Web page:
How I learned to stop worrying and love Twitter

Is anything more uniquely American than our free-wheeling, 140-character missives?

Dana Liebelson

Twitter is dead, you guys. Writers used to send pithy tweets across cyberspace, borne on the golden wings of Hermes. Now, as T.S. Eliot would say, "Our dried voices, when we whisper together are quiet and meaningless." Twitter is so uncool, that even if we resurrected the spirits of Jim Morrison and Jimi Hendrix and got them to tweet never-before-heard song lyrics from the grave, they would have like, 20 followers, tops. And most of them would be spambots. Do you know what else is dead? Rock and roll. When I put on the Dead Weather or Jay-Z, my parents inform me that music used to be all about free love and sharing ideas and now, "Will you turn off that crap you're hurting my ears." There is no cool left for me. I must survive on the vapors of Lady Gaga's strange perfume and the shiny white veneer of Kim Kardashian's teeth. But it's okay, it's not like I can tell the difference.

Hi. I'm a twenty-something journalist. And unlike my colleague Matt K. Lewis, I like Twitter.

Now, I can see where Matt is coming from. The popularity of Twitter used to befuddle me. When I was in college, I had a private account (rookie mistake) and only followed my friends. My feed read something like an episode of Girls, except with more substance-abuse problems. Twitter did seem kinda like high school, and, as Matt says, was more prison than vision (although to this day, I love a good nonsensical midnight Twitter ramble. And Horse E-Books.) But a couple years later, once I was a working journalist, I started following an increasingly diverse set of people. And another cool thing happened: The Arab Spring. Citizen activists in countries like Egypt, Libya, and Yemen successfully organized revolutionary protests through the social network, and all of a sudden, I stopped viewing Twitter as a place where people just talked about their hangovers.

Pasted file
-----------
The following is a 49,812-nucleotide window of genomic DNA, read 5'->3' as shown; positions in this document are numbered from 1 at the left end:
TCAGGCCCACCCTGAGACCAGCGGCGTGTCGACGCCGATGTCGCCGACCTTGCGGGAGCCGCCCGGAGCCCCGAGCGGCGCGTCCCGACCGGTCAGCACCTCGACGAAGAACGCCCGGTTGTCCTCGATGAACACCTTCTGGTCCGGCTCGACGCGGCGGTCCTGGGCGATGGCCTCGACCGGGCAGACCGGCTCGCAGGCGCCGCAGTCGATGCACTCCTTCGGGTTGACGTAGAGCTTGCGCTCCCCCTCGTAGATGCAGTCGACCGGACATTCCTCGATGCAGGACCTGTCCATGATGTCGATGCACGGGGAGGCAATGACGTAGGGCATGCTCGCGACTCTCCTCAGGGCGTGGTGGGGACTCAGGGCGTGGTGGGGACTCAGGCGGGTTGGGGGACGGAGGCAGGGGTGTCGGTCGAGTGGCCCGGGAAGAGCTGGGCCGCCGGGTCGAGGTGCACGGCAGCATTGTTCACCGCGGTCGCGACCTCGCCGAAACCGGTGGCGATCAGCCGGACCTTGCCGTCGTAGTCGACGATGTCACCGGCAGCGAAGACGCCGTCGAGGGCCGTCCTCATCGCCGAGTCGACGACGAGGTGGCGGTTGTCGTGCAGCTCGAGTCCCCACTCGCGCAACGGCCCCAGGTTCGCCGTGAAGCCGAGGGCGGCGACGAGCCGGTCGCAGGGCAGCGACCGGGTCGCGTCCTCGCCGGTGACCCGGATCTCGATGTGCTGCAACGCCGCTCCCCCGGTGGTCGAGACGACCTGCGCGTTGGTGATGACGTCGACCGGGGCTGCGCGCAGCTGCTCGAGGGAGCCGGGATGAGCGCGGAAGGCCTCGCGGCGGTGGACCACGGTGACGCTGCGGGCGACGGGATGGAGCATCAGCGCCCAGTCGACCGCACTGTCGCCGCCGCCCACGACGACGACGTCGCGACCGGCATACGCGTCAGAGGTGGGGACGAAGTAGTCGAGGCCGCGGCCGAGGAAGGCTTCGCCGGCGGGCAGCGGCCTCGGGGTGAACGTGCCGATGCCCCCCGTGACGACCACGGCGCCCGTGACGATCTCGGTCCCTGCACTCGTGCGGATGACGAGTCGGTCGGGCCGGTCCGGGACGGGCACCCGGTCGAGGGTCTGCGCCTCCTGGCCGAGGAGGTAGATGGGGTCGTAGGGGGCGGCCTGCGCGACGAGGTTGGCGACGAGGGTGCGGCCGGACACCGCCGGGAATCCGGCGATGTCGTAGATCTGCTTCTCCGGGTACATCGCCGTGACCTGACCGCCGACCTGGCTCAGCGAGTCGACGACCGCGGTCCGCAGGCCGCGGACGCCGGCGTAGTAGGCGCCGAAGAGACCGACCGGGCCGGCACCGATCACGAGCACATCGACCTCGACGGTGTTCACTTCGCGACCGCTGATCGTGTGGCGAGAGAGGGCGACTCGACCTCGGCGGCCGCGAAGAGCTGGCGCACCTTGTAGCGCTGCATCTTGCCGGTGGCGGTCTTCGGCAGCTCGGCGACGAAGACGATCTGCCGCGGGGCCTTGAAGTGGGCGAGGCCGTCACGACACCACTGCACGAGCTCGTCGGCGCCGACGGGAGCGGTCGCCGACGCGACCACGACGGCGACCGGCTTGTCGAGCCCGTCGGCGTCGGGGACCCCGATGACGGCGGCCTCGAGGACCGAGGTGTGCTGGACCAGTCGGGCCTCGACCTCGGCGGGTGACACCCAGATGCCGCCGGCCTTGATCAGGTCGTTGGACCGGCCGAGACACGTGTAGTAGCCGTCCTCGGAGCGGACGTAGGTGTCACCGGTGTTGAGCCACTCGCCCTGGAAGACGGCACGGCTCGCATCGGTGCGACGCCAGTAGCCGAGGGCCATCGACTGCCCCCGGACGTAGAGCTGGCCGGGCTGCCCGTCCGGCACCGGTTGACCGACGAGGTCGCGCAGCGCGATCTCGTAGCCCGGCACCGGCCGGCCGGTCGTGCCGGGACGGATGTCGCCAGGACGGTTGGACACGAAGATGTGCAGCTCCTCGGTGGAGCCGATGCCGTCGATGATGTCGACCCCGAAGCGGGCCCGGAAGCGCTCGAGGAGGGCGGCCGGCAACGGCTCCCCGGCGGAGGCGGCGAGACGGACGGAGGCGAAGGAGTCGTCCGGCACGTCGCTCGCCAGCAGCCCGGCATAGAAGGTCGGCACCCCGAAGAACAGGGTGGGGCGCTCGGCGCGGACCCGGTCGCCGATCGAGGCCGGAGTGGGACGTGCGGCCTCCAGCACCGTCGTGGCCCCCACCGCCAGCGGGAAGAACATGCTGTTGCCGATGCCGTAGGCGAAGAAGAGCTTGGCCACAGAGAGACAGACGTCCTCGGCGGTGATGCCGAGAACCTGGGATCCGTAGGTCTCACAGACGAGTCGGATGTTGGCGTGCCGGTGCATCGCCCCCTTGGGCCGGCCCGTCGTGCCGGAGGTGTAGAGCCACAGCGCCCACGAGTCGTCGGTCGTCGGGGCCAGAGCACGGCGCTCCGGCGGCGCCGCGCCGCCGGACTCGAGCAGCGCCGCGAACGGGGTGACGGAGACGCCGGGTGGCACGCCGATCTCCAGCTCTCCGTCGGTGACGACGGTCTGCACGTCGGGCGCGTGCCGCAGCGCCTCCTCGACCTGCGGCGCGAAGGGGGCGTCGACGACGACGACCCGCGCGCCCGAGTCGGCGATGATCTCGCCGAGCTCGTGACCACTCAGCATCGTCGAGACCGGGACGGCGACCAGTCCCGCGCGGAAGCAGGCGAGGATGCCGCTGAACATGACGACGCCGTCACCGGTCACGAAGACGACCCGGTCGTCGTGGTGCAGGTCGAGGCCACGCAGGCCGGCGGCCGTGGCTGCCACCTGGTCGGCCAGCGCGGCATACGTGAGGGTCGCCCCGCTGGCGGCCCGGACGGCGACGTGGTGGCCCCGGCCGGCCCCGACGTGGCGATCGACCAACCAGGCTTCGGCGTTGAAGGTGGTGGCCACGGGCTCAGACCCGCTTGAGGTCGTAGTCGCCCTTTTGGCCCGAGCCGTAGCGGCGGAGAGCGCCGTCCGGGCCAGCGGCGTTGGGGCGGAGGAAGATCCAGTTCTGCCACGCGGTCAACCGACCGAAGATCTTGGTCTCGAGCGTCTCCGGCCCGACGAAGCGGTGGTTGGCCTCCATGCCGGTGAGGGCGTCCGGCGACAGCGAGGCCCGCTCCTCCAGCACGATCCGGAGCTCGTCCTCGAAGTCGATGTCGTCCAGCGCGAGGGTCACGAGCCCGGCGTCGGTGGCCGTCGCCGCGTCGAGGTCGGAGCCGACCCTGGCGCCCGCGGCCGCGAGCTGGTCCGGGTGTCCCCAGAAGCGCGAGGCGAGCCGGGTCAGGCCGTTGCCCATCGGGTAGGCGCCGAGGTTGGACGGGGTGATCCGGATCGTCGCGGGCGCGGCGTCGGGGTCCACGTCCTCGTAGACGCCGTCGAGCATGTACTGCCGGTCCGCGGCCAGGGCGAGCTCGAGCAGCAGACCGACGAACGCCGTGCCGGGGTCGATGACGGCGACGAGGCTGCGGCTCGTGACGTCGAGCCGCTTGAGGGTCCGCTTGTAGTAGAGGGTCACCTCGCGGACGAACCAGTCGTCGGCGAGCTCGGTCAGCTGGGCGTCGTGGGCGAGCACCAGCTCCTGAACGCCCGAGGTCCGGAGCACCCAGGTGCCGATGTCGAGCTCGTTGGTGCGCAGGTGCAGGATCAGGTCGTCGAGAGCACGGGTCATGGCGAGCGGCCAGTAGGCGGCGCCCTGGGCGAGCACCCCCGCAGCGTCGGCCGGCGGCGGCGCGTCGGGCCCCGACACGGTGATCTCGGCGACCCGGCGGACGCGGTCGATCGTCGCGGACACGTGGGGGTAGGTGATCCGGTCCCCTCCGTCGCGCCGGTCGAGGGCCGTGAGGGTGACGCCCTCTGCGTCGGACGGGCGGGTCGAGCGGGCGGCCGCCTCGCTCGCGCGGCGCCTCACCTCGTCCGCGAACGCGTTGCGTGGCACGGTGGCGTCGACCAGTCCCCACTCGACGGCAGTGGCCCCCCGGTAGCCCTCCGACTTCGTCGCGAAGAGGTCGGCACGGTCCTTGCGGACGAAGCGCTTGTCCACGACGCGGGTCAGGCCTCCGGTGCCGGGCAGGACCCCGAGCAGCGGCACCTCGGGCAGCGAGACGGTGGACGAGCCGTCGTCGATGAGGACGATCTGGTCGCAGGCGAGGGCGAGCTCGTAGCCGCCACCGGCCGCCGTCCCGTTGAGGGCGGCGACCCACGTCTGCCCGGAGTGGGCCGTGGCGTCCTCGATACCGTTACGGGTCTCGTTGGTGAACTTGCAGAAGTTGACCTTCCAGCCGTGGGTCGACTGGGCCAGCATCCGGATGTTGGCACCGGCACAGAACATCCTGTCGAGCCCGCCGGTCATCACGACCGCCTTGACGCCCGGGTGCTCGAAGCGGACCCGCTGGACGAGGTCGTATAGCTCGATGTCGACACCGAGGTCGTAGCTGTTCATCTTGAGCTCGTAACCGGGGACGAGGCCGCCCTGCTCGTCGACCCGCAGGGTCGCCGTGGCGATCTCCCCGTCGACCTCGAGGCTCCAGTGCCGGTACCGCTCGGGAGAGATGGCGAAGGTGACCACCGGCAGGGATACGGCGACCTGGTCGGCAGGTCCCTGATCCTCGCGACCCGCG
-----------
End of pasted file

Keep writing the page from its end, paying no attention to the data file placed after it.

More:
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Since then, I have been tasked with tweeting from the official accounts of several media organizations — I'm kind of a professional tweeter. By the end of today, I (and my colleagues) will have written and sent out about 70 tweets for Mother Jones — tweets that are (hopefully) informative, spelled correctly, promote our content, match the tone of the publication, and don't accidentally include cat gifs or naked pictures. If anything should make one despise Twitter, it's being required to tweet all day long. But instead, it's only made me more fond of the damn thing.

Every day, I get to hear from people, REAL LIVE PEOPLE, who are exercising their free speech rights about something my colleagues and I wrote with our free speech rights. How cool is that? What could be more American than a bunch of strangers conversing in real time about whether the Boy Scouts can constitutionally ban gay members, that great Local Natives album that just came out, and who is really the communist here? (Okay, fine. It's me.)

Another point in Twitter's favor: Go to Facebook or (God forbid) the homepages of various news organizations, and you're never going to easily or quickly find as many live updates of Hurricane Sandy, the Sandy Hook school shooting, or the 2012 presidential election as you would on Twitter. It's the go-to place for lightning-quick, easily searchable information. (By contrast, if you need a live update of which color mason jars you should have at your wedding someday, Pinterest has so got you covered.)

And unlike journalists exhausted by the troll-y nature of the beast, I like the free-wheeling accessibility of Twitter. The quality of my interactions are mostly positive, probably because I tend to only follow people I would be interested in speaking with in the real world. And just like the real world, sometimes some crazy guy who smells like whiskey and is probably on PCP will try to flash me on the Metro. But that just makes it kind of exciting, right?

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Dana Liebelson is a reporter for Mother Jones. A graduate of George Washington University, she has worked for a variety of advocacy organizations in the District, including the Project on Government Oversight, International Center for Journalists, Rethink Media, the Reporters Committee for Freedom of the Press, and She speaks Mandarin and German and plays violin in the D.C.-based Indie rock band Bellflur.